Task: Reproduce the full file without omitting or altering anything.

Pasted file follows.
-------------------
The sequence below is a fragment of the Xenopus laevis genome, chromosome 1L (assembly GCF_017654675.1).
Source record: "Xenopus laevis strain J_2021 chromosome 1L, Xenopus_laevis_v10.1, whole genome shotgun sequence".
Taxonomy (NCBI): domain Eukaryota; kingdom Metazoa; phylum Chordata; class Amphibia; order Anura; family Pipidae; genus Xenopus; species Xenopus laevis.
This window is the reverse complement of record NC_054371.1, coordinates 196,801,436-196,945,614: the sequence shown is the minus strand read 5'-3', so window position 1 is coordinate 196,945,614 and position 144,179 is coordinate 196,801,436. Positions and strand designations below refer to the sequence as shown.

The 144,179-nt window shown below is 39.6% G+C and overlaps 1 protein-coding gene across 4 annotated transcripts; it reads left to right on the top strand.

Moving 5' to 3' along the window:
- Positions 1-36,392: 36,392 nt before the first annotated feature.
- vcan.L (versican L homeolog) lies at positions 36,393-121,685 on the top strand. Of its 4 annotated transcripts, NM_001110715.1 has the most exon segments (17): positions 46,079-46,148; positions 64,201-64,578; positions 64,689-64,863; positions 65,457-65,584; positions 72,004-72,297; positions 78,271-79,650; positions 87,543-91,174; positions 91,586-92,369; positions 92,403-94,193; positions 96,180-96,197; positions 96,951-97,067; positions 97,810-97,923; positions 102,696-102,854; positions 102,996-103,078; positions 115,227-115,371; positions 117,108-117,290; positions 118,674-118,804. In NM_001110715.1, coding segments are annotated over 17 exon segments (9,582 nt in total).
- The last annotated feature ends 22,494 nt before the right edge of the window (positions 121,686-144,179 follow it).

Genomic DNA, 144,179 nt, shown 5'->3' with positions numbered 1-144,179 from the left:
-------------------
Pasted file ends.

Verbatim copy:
The sequence below is a fragment of the Xenopus laevis genome, chromosome 1L (assembly GCF_017654675.1).
Source record: "Xenopus laevis strain J_2021 chromosome 1L, Xenopus_laevis_v10.1, whole genome shotgun sequence".
Taxonomy (NCBI): domain Eukaryota; kingdom Metazoa; phylum Chordata; class Amphibia; order Anura; family Pipidae; genus Xenopus; species Xenopus laevis.
This window is the reverse complement of record NC_054371.1, coordinates 196,801,436-196,945,614: the sequence shown is the minus strand read 5'-3', so window position 1 is coordinate 196,945,614 and position 144,179 is coordinate 196,801,436. Positions and strand designations below refer to the sequence as shown.

The 144,179-nt window shown below is 39.6% G+C and overlaps 1 protein-coding gene across 4 annotated transcripts; it reads left to right on the top strand.

Moving 5' to 3' along the window:
- Positions 1-36,392: 36,392 nt before the first annotated feature.
- vcan.L (versican L homeolog) lies at positions 36,393-121,685 on the top strand. Of its 4 annotated transcripts, NM_001110715.1 has the most exon segments (17): positions 46,079-46,148; positions 64,201-64,578; positions 64,689-64,863; positions 65,457-65,584; positions 72,004-72,297; positions 78,271-79,650; positions 87,543-91,174; positions 91,586-92,369; positions 92,403-94,193; positions 96,180-96,197; positions 96,951-97,067; positions 97,810-97,923; positions 102,696-102,854; positions 102,996-103,078; positions 115,227-115,371; positions 117,108-117,290; positions 118,674-118,804. In NM_001110715.1, coding segments are annotated over 17 exon segments (9,582 nt in total).
- The last annotated feature ends 22,494 nt before the right edge of the window (positions 121,686-144,179 follow it).

Genomic DNA, 144,179 nt, shown 5'->3' with positions numbered 1-144,179 from the left: